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Is the edge data centre the answer to IoT risk?

Posted by on December 18, 2017

IDC forecasts the global data sphere will grow to 163 zettabytes (ZB) by 2025. That’s ten times the 16.1ZB of data generated in 2016.

The majority of this newly created data will come from the rapid expansion of the Internet of Things (IoT). Gartner predicts 20.4 billion ‘things’ will be connected by 2020, so IoT messages will vastly increase traffic across networks.

However, as the tsunami of data transcends across the network, the risk of latency becomes more prominent – decreasing the value of data and intelligence. IoT devices working in real-time will be unable to function correctly and valuable insights will be lost across business networks. Connectivity problems, downtime issues and data security are also a real threat to IoT deployments. So what do companies need to do to minimise these risks posed by increased IoT data?

One of the solutions powering the future of IoT is edge computing. By 2020 5.6 billion devices will be connected to an edge computing solution, bringing with it an increased need for edge data centres to support the data processing. Pushing data to the edge will help businesses overcome various obstacles involved with IoT deployment, allowing companies to reap the benefits without getting lost in a web of network latency and invaluable data.

Faster response times and reduction in latency

Sending data to be processed in an edge data centre means it can be analysed closer to the device, avoiding a roundtrip to the cloud, which massively reduces the time it takes to glean valuable insights from the data. In many instances of IoT device usage, real time data is required in order for the device to properly work and in these cases the latency of the cloud is just not acceptable.

For example, driverless cars must be working with real time data in order to make a snap decision on when to apply brakes or manoeuvre around obstacles. This decision must be made at the edge to avoid the data having to traverse a series of networks and risk not getting back to the car quickly enough – resulting in crashes and accidents.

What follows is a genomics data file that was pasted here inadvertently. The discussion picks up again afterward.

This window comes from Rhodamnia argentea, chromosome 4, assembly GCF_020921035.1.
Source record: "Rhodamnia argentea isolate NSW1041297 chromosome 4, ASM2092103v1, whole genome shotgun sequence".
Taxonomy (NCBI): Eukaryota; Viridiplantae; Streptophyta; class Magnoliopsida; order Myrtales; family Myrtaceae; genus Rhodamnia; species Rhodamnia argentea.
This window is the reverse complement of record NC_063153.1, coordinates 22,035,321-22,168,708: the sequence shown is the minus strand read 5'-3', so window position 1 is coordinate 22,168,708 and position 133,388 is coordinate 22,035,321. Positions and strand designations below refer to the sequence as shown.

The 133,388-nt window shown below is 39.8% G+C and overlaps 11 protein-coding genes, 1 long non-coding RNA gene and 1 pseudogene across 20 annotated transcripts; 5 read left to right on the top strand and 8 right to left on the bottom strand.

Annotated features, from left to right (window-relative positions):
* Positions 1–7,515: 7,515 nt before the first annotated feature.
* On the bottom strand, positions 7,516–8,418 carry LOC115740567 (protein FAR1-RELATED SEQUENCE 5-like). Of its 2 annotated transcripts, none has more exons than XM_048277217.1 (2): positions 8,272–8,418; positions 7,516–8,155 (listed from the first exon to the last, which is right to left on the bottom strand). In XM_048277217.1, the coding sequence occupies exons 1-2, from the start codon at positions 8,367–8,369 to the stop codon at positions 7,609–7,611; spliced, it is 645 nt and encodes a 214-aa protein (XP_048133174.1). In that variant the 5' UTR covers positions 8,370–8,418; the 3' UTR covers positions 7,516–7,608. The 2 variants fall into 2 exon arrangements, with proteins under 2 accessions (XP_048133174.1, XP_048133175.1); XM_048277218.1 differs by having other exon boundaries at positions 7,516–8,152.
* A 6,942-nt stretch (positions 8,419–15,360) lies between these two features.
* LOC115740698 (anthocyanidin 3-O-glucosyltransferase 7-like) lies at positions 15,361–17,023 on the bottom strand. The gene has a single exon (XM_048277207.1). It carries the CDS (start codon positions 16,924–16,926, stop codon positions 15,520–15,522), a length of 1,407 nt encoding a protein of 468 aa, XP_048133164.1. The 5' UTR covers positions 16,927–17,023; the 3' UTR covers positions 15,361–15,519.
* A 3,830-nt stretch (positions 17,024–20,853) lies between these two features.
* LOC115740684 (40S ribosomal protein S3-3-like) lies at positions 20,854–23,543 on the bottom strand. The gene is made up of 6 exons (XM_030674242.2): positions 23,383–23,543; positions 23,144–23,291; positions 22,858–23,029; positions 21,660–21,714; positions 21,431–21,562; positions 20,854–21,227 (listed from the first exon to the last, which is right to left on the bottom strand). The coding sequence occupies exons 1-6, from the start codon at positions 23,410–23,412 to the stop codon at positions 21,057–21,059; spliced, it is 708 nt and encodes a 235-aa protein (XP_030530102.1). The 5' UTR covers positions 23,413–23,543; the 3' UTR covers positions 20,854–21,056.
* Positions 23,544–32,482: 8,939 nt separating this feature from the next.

Overcoming connectivity issues

IoT devices rely on constant connectivity, otherwise data can be deemed void. Due to their location close to the source, edge data centres are helping to overcome downtime issues, especially when IoT devices are relying on networks in remote areas or on the move.

For example, IoT connected oil or gas rigs in remote areas may face severe connectivity issues. Sending data from the rig to an edge data centre means it can be processed and analysed without relying on a solid connection to the cloud – meaning insights can be gleaned and no valuable data will be lost.

Minimises privacy risks

Using edge data centres can also improve the security of a business’s network. Decisions can be made much faster at the edge and only data deemed relevant will need to pass to the cloud, meaning a business has a better scope of all its data and valuable information won’t get lost in the ether.

With edge computing, sensitive data can also be kept within the device rather than transferring to the cloud. One example can be found in retail where advertising systems are used to analyse information from customer devices in order to deliver targeted ads. Using edge computing to analyse the data means it can be processed while remaining within the consumer’s device, rather than being sent to the cloud where it may become identifiable information at risk of a privacy breach.

IoT can bring endless possibilities to a business. But with the increase in connected devices comes an explosion of data traffic which could see a business drown. Edge computing will be needed in order to securely manage and process the influx of data, and allow businesses to harness all the potential IoT can offer.